NTPRS: Day 4

Whew!  I was a little beat yesterday to write a post.  Today, I wanted to specifically blog about Mike Peto’s session about FVR (free voluntary reading).  He will be posting the presentation on his blog later.  He has also posted a lot before about FVR.  I was truly a skeptic.  We have FVR in school, and many kids hate it.  They stare at a page (or two) for 30 minutes.  Or they try to study.  Or they try to get away with talking.  Ugh.  I thought- how am I supposed to turn these kids who hate reading in English into Spanish readers?!  After his presentation, I feel like it is totally possible and that I HAVE to do it next year.  Here is how I am going to do it:

  1. First, you must get a classroom library.  TPRS readers are wonderful.  Some other books that he recommends are Scholastic readers about dinosaurs or planets.  These have a lot of cognates, so they are easy for students to read.  He also recommends Diary of a Wimpy Kid or Captain Underpants.  Bad books are books that are targeted to teens (Hunger Games, Narnia etc.)  These are too difficult for students.
  2. Second, start small.  Start with five minutes a few days a week.  I thought, I can do that!  How many times do I have a few minutes left at the end of class?  (I see y’all who post about this on Pinterest! Secret: I do too!)  My students would not feel threatened to read for 5 minutes.
  3. Allow students to stop reading a book if they do not like it.  I just did this with a book that I am reading in English.  I was not clicking with the characters, so I just stopped.
  4. Finally, here is the biggest point that I will let Mike point out:IMG_2018

You have to read too!

Finally, a few other details that will help.  Mike gives his students grades on whether or not they read.  His follow up is to have students talk to each other about what they are reading (in English) or have them write about what they are reading (in Spanish).  He alternates weeks with this.  He also has a sign that says Your teacher is reading… with the book that he is reading.  I have to say that I am a total believer in this now.  It seems really doable!  I hope that you feel the same way.  Here are more posts about it if you want more details.

Edited to add: Here is Mike’s presentation to read more!


8 thoughts on “NTPRS: Day 4

  1. Wow…wonderful post. I’m an adult learner (English speaker) self-learning Spanish. I’m probably not your typical blog reader, but I find your blog posts very helpful.

    When I first started out, everyone was recommending reading Harry Potter which I quickly realized was ridiculous. It’s nice to see more appropriate reading level books being recommended.

    IMHO, TPRS readers are BORING and REPETITIVE, but I was very proud that I could read them. They gave me the confidence to transition from picture books to chapter books. However, that doesn’t change the fact that TPRS readers are boring and repetitive. 🙂

    Personally, I enjoy the magic school bus series in Spanish. And, some of my favorite chapter books are the Rita Robinson series by Mikel Valverde. They are not translations which I think makes them even better. And, I agree dinosaur books are fun. I’m going to have to try reading some books on planets.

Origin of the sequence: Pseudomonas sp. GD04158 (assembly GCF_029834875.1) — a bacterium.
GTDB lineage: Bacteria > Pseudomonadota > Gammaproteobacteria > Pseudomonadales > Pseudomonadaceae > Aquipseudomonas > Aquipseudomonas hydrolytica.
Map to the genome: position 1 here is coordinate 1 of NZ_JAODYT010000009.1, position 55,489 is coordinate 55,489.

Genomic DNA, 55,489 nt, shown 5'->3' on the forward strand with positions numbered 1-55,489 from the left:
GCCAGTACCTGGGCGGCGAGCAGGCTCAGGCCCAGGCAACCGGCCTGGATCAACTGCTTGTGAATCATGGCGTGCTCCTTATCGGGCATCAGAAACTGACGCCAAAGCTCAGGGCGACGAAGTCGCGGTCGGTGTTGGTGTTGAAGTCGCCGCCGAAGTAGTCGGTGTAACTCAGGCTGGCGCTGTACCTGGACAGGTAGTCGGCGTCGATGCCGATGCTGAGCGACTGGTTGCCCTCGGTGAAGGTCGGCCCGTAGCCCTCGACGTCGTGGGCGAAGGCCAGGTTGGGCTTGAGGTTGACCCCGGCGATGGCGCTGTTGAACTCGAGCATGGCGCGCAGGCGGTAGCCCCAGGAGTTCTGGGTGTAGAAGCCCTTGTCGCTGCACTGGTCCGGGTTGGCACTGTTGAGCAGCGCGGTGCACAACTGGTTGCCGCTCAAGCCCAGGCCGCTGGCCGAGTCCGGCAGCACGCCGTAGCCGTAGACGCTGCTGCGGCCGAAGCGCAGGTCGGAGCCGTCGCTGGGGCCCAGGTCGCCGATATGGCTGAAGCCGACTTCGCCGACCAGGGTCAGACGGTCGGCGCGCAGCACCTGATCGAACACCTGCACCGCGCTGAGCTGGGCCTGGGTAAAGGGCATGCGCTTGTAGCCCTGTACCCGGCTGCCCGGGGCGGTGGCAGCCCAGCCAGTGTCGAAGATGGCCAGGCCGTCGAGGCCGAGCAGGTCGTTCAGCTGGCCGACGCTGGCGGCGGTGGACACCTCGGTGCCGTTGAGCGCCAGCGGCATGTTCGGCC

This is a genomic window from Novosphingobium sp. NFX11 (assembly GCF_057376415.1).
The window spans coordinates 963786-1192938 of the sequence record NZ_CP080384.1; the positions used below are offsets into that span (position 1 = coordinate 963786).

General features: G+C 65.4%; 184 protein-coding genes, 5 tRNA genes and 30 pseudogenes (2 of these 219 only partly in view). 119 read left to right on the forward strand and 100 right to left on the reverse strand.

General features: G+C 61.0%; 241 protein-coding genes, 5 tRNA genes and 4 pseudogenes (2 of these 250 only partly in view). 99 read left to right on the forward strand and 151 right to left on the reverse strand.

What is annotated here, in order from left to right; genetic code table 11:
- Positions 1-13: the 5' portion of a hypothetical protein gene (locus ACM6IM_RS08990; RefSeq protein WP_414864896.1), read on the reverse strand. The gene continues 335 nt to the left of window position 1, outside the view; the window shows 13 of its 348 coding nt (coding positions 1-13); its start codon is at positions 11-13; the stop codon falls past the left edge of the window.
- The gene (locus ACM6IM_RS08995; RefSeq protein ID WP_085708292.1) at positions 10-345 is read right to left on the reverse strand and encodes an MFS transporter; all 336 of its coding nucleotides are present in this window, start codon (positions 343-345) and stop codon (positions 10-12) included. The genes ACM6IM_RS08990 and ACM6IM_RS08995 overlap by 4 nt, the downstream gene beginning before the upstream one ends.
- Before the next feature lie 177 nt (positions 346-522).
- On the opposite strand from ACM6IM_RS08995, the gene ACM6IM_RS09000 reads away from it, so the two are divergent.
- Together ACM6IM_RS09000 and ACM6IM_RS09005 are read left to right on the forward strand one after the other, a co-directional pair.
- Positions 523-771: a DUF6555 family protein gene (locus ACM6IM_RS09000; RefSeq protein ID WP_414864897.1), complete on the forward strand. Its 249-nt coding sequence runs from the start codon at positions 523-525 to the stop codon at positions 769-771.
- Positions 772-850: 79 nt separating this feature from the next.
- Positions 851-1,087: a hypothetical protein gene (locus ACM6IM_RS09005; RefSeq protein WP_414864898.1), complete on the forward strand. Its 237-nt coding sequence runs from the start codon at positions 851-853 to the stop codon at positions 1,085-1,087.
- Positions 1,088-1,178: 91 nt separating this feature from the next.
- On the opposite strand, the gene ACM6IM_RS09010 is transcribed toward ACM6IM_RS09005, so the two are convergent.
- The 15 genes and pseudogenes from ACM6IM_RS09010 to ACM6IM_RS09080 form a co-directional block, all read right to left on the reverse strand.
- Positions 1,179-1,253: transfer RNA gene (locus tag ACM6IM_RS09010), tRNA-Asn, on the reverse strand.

1. Thanks so much for reading! I think it is awesome that you are reading my blog to learn Spanish! I agree about Harry Potter! I tried to read Harry Potter, and it was hard for me. There are a lot of “magic” words that I had to look up, and I knew most of the other words surrounding them. I also remember reading a few lines and thinking that is a really funny way to say this translation. I agree that TPRS books can be a bit repetitive. Mike suggests starting with the level 3 readers from TPRS Publishing which may be more interesting to you. They are also more geared to teenagers, so I am sure some of them do seem a bit juvenile. I just picked up La Hija del Sastre which everyone raves about. Thanks for the Magic Schoolbus Suggestions. I am going to look into them. Have you gone to the Scholastic Warehouse Sales? They have some throughout the year, and many people recommended some of those books, too.

  2. Hey Maris, it has been a pleasure chatting with you this week… I never guessed that you came in as a skeptic, but I am really surprised that your school forces kids to read that long when they are clearly not engaged. I have an extra copy of the SSR handbook with me (I bought one right before the conference to refresh my memory), I´ll bring it in tomorrow and if we bump into each other then it is yours.

    1. I have enjoyed meeting you too! I should also add that my students must read a novel. A newspaper or magazine is not acceptable. (This part really frustrates me. We did SSR in Vista and many boys brought in the sports section, and I was happy to see them reading that!) I am so excited about FVR that I am going to figure out how to drag my books between my three rooms including out to a portable, but I am going to do it!

Leave a Reply

Fill in your details below or click an icon to log in:

WordPress.com Logo

You are commenting using your WordPress.com account. Log Out /  Change )

Twitter picture

You are commenting using your Twitter account. Log Out /  Change )

Facebook photo

You are commenting using your Facebook account. Log Out /  Change )

Connecting to %s

%d bloggers like this: